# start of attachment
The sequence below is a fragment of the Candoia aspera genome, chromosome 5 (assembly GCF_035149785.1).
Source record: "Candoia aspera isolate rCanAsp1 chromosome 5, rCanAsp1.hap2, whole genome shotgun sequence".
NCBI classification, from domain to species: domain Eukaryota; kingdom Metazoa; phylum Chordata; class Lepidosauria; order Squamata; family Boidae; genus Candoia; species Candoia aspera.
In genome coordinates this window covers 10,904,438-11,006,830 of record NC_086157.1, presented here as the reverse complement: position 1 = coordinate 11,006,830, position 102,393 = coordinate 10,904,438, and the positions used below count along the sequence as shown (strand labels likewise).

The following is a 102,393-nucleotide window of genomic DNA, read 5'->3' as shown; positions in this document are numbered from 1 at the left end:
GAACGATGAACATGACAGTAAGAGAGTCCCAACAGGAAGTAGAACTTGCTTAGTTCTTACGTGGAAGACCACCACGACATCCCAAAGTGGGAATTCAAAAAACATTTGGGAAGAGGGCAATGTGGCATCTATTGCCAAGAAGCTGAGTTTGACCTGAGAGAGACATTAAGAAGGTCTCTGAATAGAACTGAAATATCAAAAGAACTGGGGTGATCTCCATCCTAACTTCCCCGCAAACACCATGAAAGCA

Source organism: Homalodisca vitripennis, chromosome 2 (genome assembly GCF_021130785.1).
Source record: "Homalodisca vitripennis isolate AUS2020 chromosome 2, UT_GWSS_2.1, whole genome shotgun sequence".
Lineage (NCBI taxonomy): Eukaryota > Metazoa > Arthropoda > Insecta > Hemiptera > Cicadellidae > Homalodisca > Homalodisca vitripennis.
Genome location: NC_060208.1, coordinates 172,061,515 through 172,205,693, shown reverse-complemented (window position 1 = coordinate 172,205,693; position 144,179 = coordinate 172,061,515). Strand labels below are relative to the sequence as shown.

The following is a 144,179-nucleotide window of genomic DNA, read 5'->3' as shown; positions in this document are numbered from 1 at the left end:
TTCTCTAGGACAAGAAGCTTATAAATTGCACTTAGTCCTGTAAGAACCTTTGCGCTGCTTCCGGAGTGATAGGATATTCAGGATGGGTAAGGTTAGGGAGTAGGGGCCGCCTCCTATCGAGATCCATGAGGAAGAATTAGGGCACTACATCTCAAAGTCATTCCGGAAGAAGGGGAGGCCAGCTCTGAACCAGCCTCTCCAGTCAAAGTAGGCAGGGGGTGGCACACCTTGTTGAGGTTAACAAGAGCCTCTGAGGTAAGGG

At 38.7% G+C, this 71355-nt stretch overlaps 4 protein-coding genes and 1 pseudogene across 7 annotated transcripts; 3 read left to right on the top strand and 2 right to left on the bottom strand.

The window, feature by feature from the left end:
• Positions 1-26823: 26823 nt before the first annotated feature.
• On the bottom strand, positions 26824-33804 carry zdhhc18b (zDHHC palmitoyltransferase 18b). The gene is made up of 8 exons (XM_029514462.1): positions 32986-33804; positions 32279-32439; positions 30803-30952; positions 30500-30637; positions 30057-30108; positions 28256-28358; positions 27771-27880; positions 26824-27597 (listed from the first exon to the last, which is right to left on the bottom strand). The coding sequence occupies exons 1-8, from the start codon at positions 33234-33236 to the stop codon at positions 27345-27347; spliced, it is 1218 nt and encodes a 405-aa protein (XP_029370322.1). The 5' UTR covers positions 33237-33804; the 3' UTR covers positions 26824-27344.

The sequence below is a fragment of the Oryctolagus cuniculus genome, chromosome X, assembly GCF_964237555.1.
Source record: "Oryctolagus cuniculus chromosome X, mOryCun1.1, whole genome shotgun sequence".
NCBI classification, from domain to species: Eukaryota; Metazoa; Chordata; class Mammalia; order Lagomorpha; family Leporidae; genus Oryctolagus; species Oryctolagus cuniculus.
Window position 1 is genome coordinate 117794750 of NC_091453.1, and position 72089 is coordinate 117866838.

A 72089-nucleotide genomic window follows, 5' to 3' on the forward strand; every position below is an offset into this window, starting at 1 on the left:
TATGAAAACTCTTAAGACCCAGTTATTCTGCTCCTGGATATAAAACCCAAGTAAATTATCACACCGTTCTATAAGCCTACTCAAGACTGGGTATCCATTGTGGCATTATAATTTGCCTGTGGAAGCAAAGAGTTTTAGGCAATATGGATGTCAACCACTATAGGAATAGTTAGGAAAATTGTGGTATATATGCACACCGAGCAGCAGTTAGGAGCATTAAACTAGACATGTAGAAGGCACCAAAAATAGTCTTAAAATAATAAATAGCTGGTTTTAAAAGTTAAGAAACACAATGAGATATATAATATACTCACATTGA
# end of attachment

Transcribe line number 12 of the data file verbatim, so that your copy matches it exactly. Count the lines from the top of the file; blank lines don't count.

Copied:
TTCTCTAGGACAAGAAGCTTATAAATTGCACTTAGTCCTGTAAGAACCTTTGCGCTGCTTCCGGAGTGATAGGATATTCAGGATGGGTAAGGTTAGGGAGTAGGGGCCGCCTCCTATCGAGATCCATGAGGAAGAATTAGGGCACTACATCTCAAAGTCATTCCGGAAGAAGGGGAGGCCAGCTCTGAACCAGCCTCTCCAGTCAAAGTAGGCAGGGGGTGGCACACCTTGTTGAGGTTAACAAGAGCCTCTGAGGTAAGGG